Most people go into marriage with a clear set of expectations about what they’d like to see happen in their lives — and that makes sense. However, most people don’t approach a divorce the same way — and that’s a huge mistake. If you’re approaching a divorce, you need to take a calculated approach to the entire situation to come out happily on the other side.
1. Understand that divorce is more like a business than a breakup.
If you’ve “loved and lost” in the past, you may have endured your fair share of breakups. But the ending of an informal relationship isn’t nearly as complicated as the ending of a marriage. Marriage is as much a business contract as a social one — with all of the complex legal ties that such contracts entail.
The better you understand the laws surrounding issues like the separation of your marital debts and assets, support and child custody, the better you can set realistic goals and hope to achieve them.
2. Know your financial situation inside and out.
Most divorce attorneys will tell you that you should always do a thorough review of your financial situation before you head into a divorce. That’s advice worth repeating because you have a lot of financial decisions to make and steps to take in the near future.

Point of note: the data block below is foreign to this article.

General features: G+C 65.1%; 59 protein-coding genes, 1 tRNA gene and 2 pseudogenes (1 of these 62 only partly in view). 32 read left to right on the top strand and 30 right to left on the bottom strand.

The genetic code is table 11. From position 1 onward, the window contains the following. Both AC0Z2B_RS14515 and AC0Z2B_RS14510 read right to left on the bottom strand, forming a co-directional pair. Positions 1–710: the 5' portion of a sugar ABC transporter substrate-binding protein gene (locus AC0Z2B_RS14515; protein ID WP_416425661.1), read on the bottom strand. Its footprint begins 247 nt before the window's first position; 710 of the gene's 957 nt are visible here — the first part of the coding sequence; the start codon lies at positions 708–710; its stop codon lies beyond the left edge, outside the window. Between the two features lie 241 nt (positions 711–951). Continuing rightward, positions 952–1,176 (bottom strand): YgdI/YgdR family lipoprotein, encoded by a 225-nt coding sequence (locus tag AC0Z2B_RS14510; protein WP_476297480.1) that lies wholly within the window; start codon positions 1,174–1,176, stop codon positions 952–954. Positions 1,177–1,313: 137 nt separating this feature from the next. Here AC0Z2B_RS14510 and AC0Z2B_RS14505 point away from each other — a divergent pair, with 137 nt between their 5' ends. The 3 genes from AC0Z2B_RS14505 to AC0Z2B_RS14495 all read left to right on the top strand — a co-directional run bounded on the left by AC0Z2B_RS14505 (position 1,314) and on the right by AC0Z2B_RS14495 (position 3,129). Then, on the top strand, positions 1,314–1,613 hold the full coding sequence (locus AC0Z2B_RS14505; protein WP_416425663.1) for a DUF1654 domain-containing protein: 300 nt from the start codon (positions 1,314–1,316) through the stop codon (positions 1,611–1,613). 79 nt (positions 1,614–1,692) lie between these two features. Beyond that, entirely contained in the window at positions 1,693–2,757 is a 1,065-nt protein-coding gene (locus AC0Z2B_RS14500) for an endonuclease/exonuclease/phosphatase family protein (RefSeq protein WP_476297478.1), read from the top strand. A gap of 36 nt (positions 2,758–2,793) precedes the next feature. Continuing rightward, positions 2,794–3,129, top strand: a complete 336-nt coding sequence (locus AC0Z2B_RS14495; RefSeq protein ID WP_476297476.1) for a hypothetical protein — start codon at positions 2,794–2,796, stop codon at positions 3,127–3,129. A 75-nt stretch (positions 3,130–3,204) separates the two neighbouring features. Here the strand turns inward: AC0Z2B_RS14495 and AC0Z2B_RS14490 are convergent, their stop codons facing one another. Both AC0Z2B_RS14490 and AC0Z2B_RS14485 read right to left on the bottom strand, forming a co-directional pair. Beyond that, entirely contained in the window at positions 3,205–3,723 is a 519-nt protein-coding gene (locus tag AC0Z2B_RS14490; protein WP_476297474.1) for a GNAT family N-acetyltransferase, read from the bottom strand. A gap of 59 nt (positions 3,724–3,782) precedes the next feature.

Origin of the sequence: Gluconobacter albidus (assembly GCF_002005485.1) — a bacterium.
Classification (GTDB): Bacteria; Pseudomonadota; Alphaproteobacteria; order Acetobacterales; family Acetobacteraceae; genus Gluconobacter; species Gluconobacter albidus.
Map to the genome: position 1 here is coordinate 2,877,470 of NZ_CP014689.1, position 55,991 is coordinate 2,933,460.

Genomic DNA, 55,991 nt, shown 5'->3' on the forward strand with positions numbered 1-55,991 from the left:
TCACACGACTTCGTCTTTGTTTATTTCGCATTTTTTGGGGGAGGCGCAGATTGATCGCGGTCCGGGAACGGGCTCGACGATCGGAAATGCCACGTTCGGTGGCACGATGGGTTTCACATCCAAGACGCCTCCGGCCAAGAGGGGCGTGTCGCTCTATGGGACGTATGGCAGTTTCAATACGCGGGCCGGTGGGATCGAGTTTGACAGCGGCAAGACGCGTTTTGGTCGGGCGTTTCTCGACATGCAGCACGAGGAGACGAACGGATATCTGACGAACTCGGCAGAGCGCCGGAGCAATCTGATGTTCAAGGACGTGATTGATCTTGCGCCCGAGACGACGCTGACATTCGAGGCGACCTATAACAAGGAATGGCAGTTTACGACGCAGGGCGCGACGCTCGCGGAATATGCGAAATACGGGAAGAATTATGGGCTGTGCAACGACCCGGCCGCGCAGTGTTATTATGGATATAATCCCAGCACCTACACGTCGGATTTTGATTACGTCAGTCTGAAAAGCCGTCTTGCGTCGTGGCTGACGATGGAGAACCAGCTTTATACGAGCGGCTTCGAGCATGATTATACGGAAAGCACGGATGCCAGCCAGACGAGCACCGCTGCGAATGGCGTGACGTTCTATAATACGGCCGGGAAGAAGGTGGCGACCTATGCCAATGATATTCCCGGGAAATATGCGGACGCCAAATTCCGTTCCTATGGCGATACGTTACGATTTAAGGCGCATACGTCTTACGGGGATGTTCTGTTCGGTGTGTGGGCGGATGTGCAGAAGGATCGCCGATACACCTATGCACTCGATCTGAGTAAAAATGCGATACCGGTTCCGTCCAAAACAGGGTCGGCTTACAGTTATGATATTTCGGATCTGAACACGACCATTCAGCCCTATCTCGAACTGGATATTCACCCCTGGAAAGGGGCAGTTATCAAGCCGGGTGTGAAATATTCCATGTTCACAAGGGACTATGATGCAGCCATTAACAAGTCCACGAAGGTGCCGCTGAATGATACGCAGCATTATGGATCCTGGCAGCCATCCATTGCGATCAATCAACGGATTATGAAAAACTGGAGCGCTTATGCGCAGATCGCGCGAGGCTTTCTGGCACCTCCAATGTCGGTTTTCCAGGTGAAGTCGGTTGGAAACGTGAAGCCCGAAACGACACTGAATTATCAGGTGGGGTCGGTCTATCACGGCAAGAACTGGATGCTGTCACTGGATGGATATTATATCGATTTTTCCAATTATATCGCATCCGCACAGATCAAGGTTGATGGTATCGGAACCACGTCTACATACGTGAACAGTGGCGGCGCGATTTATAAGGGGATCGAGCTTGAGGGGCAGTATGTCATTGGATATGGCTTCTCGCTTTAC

Aside from getting your financial documents in order, you should also track your expenses, open a new bank account in your own name and close out the joint credit cards. Establishing (or building) credit of your own may also be an essential part of your plan.
3. Figure out what you need (as opposed to what you merely want).
One of the biggest problems with divorce is that few people have clearly defined goals when they start the process. Emotions often get in the way of good sense.
While you should take stock of both your needs and your wants for the future, it’s time to get brutal with yourself about the difference. Knowing what you genuinely need and focusing on those issues first will help you recognize where you can be flexible.
If you’re able to work through these issues, it may be possible to achieve a mediated end to your divorce — instead of going through a drawn-out battle with your spouse.